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Sangat Karugi Insaaf: Outrage over government indifference in 2015 over lynching blasphemy cases in Punjab

500 Viewed Pallavi Kumar Comments Off on Sangat Karugi Insaaf: Outrage over government indifference in 2015 over lynching blasphemy cases in Punjab

After lynching two people in two blasphemy attempts in Amritsar and Kapurtala, Sikh groups say there would be no reaction if action had been taken in 2015 to prosecute Faridkot for blasphemy and the firing of police.
Sangat Karugi Insaaf (People Will Be Fair) – This is seen as a choir in Punjab after two men were lynched on the same day after blasphemy attempts against the Golden Temple in Amritsar and the gurdwara in Kapurthala. It highlights that the issue of profanity remains the biggest emotional issue in poll status.
Punjab police and central authorities are currently working overtime to uncover the “conspiracy” behind the contempt attempt ahead of the 2022 Punjab elections. However, as Sikhs feel guilty about the serious blasphemy incident in Faridkot in 2015, the violent reaction of the people to the incident underscores a new meaning of “immediate justice”. They did not fulfill their obligations by the government. Video footage of the
Kapurthala incident showed the crowd ignoring police trying to take the accused from the scene, and people said Sikh Sangat would interrogate the accused and bring justice. Some even complain that no action has been taken in more than 34 cases of blasphemy in the past. Sikh groups and the Shiromani Gurdwara Parbandhak Committee (SGPC) also claim that such a reaction would not have occurred had they acted on past cases.
Punjab Interior Minister Suhjinder Randhava created another SIT in the Amritsar case, but Sikh groups say they have seen many such SITs in the past. Since 2015, at least five SITs and two investigative committees have tried to define Faridkot’s blasphemy and police officer dismissal, but with little success. Family members of two young men killed by police during protests against blasphemy in 2015 say their relatives are dead, but there are still many people charged with blasphemy. Outrage at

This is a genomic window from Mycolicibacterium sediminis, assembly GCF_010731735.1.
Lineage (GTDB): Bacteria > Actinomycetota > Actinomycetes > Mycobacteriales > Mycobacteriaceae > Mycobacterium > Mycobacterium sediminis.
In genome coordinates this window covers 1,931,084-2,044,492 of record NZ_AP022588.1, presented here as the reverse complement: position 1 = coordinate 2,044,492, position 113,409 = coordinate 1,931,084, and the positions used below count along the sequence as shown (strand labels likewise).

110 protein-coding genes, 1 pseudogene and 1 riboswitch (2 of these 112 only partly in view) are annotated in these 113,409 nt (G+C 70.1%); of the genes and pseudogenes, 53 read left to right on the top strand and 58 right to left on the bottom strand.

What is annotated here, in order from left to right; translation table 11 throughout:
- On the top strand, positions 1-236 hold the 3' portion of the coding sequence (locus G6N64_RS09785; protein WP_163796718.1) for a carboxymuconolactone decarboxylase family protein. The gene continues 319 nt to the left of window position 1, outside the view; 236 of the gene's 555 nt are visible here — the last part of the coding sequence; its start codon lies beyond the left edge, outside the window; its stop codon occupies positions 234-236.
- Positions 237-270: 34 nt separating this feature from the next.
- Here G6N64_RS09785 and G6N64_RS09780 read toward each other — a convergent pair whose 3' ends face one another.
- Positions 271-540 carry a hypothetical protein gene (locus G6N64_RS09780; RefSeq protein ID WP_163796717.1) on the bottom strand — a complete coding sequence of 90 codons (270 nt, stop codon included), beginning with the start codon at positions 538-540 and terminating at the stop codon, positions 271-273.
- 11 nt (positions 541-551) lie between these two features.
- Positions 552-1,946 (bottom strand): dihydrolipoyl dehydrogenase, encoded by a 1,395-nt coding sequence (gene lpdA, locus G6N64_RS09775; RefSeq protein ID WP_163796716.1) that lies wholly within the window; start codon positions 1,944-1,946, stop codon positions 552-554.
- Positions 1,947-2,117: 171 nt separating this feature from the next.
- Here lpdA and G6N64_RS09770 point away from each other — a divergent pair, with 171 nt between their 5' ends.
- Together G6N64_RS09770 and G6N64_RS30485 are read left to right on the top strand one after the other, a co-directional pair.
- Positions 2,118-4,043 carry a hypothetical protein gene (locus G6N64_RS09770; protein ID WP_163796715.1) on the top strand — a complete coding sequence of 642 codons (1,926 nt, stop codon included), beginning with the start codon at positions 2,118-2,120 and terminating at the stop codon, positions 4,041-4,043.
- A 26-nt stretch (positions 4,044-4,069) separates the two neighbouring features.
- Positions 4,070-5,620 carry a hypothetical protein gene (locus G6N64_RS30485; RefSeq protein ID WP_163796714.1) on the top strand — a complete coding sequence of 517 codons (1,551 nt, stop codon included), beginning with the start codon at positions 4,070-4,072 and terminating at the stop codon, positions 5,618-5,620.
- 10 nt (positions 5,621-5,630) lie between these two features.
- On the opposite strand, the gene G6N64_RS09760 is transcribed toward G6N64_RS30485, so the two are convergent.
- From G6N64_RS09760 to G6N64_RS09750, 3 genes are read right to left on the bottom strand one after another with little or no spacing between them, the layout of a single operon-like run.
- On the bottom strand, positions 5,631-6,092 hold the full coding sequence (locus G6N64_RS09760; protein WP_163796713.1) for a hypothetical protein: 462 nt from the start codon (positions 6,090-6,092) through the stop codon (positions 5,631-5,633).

Faridkot (Malwa region of Punjab) not taking action since 2015 is now evident across the state, especially around the recent incidents around the Sikh Panthic fortress of Majha, home to Amritsar and Kapurthala.
Parliament came to power in 2017 on promises to punish those who committed blasphemy, but failed to do so, and then Chief Minister Amarinder Singh also left the ship. Now they are hesitant to act, and so far not a single FIR has been registered with the Amritsar Lynch case, even though the case against the deceased has been raised as blasphemy. In Kapurtala, high-ranking police officials initially confirmed the FIR of four people charged with the murder of the accused, but later staged a coup d’état at a Sunday press conference saying the FIR was “still in progress”. Even the new SIT, established by the High Court earlier this year with a six-month deadline until November to review and report
cases in 2015, has not made significant progress despite recent interrogations by former CM Parkash Singh Badal, then CM attorney. Imprisoned Suhbir Singh Badal and Baba Ram Rahim of Dera Sacha Saud. A previously arrested main defendant, a supporter of Dera, was mysteriously murdered in prison in 2019.
On Sunday, Navjot Singh Sidhu, chairman of the Punjab Parliament, demanded the hanging of those who had committed blasphemy. So far, they appear to have received a signal calling for ‘immediate justice’.

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